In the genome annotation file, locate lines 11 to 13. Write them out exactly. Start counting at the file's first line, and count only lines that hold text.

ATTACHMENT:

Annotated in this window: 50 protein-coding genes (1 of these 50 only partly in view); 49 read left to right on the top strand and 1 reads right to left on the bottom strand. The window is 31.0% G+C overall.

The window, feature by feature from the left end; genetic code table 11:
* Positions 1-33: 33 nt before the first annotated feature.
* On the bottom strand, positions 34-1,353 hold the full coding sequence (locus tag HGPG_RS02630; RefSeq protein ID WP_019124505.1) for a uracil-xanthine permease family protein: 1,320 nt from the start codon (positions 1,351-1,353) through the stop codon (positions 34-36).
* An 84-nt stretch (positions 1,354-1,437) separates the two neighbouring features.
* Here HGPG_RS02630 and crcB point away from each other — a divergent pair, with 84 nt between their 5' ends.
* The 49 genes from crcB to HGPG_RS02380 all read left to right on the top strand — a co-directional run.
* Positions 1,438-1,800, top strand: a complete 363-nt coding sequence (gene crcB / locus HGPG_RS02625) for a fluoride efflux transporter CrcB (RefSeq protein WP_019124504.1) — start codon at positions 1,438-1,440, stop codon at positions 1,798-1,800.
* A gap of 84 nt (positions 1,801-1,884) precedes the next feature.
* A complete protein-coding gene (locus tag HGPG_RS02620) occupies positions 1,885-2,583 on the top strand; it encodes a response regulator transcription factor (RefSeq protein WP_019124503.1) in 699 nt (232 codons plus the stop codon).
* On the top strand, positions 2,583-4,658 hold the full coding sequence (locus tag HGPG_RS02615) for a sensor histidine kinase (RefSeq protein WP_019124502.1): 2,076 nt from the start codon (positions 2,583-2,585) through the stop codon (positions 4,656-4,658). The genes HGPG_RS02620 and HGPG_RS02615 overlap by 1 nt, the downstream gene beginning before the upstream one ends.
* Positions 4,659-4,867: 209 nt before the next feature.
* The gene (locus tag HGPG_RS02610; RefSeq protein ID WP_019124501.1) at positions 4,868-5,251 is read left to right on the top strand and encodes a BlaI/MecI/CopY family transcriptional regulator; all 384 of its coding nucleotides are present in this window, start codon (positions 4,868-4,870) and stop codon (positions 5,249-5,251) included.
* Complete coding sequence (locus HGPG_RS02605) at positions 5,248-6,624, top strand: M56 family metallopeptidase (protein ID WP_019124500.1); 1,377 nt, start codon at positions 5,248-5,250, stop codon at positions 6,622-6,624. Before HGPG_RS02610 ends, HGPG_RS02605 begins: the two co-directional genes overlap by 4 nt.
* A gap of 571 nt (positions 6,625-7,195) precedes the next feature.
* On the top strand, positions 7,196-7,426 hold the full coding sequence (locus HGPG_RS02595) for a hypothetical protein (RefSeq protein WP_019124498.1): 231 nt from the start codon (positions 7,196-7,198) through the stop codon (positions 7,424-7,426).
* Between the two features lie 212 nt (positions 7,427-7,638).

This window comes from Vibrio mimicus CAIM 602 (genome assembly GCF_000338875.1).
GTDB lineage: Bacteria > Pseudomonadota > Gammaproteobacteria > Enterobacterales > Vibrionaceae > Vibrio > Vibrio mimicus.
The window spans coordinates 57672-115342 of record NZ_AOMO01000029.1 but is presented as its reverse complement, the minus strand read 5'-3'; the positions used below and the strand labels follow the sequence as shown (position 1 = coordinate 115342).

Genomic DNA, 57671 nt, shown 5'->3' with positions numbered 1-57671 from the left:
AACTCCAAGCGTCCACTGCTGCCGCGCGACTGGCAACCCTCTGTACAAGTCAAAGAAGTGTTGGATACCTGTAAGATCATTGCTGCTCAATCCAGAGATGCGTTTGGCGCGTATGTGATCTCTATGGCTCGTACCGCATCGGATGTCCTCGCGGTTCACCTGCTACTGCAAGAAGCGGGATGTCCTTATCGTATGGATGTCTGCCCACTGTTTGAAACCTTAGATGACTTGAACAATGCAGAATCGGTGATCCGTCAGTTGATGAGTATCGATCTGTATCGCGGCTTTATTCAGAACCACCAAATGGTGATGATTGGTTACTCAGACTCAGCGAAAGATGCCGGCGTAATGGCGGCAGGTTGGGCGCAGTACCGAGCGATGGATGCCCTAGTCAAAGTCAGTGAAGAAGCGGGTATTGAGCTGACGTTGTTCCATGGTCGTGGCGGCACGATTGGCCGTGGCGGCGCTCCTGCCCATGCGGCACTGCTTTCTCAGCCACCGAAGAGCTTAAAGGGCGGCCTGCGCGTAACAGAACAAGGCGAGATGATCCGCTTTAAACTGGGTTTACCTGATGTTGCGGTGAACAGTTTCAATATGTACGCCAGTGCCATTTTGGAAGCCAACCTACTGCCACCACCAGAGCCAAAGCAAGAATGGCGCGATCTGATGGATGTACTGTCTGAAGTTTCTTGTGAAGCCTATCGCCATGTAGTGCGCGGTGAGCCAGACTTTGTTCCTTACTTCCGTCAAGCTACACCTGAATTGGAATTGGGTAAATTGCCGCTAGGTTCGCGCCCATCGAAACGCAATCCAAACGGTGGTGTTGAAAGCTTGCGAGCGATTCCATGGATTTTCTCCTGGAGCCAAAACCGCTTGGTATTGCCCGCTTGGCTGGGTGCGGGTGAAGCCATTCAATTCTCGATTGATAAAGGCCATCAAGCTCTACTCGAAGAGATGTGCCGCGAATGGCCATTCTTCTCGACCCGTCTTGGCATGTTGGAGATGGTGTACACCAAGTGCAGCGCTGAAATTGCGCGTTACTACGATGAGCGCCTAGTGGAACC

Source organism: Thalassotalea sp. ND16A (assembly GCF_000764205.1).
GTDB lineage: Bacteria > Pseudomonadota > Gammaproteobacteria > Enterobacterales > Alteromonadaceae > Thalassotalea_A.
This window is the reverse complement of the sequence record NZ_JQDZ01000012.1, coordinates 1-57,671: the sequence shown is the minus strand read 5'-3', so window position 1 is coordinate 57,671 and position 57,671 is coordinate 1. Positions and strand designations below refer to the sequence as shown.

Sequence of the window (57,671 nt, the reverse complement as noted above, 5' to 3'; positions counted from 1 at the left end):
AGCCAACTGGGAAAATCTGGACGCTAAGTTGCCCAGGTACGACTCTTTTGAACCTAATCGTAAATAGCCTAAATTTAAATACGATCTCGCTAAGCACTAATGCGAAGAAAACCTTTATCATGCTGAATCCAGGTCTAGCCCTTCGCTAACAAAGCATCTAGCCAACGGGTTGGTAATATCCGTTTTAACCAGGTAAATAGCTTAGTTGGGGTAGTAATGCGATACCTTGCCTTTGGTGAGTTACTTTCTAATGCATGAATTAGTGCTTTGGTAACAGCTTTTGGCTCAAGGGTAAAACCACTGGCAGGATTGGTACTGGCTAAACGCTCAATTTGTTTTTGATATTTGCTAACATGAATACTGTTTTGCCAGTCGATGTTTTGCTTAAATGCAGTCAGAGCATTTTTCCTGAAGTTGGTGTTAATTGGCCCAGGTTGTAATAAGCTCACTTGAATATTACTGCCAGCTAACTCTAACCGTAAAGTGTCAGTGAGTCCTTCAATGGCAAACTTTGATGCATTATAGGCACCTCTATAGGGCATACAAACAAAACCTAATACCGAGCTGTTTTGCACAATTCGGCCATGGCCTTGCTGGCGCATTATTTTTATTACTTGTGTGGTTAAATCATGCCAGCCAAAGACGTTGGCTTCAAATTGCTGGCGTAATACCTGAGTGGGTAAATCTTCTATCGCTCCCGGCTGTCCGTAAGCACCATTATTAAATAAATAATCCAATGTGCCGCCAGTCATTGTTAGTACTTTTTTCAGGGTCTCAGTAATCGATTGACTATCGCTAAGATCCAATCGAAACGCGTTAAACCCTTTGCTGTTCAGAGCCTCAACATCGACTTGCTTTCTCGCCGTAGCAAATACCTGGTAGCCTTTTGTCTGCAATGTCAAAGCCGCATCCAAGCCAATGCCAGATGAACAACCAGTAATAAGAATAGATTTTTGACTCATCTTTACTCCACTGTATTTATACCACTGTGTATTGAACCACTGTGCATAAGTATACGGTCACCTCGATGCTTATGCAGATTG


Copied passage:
* On the top strand, positions 2,583-4,658 hold the full coding sequence (locus tag HGPG_RS02615) for a sensor histidine kinase (RefSeq protein WP_019124502.1): 2,076 nt from the start codon (positions 2,583-2,585) through the stop codon (positions 4,656-4,658). The genes HGPG_RS02620 and HGPG_RS02615 overlap by 1 nt, the downstream gene beginning before the upstream one ends.
* Positions 4,659-4,867: 209 nt before the next feature.
* The gene (locus tag HGPG_RS02610; RefSeq protein ID WP_019124501.1) at positions 4,868-5,251 is read left to right on the top strand and encodes a BlaI/MecI/CopY family transcriptional regulator; all 384 of its coding nucleotides are present in this window, start codon (positions 4,868-4,870) and stop codon (positions 5,249-5,251) included.